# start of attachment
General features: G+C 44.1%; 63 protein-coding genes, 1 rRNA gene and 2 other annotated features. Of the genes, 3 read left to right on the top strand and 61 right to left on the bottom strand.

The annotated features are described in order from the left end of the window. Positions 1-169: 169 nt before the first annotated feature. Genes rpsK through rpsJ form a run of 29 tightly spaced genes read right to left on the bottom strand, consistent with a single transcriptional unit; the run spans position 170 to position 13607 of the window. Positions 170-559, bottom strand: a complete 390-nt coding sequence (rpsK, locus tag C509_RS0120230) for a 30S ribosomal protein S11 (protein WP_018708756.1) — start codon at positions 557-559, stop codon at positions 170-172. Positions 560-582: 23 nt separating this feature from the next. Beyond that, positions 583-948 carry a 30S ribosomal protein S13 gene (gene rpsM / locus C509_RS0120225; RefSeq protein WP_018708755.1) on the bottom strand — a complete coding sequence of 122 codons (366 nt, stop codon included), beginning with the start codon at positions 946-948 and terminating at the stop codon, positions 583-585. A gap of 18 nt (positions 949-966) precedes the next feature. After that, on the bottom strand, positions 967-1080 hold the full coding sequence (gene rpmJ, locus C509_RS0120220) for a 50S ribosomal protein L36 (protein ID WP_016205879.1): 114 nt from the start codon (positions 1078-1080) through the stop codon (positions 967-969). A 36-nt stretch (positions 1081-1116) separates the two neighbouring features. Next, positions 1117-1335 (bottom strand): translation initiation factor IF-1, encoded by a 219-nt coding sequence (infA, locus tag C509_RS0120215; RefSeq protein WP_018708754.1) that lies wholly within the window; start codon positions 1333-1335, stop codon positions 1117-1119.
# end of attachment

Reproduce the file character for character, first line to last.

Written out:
General features: G+C 44.1%; 63 protein-coding genes, 1 rRNA gene and 2 other annotated features. Of the genes, 3 read left to right on the top strand and 61 right to left on the bottom strand.

The annotated features are described in order from the left end of the window. Positions 1-169: 169 nt before the first annotated feature. Genes rpsK through rpsJ form a run of 29 tightly spaced genes read right to left on the bottom strand, consistent with a single transcriptional unit; the run spans position 170 to position 13607 of the window. Positions 170-559, bottom strand: a complete 390-nt coding sequence (rpsK, locus tag C509_RS0120230) for a 30S ribosomal protein S11 (protein WP_018708756.1) — start codon at positions 557-559, stop codon at positions 170-172. Positions 560-582: 23 nt separating this feature from the next. Beyond that, positions 583-948 carry a 30S ribosomal protein S13 gene (gene rpsM / locus C509_RS0120225; RefSeq protein WP_018708755.1) on the bottom strand — a complete coding sequence of 122 codons (366 nt, stop codon included), beginning with the start codon at positions 946-948 and terminating at the stop codon, positions 583-585. A gap of 18 nt (positions 949-966) precedes the next feature. After that, on the bottom strand, positions 967-1080 hold the full coding sequence (gene rpmJ, locus C509_RS0120220) for a 50S ribosomal protein L36 (protein ID WP_016205879.1): 114 nt from the start codon (positions 1078-1080) through the stop codon (positions 967-969). A 36-nt stretch (positions 1081-1116) separates the two neighbouring features. Next, positions 1117-1335 (bottom strand): translation initiation factor IF-1, encoded by a 219-nt coding sequence (infA, locus tag C509_RS0120215; RefSeq protein WP_018708754.1) that lies wholly within the window; start codon positions 1333-1335, stop codon positions 1117-1119.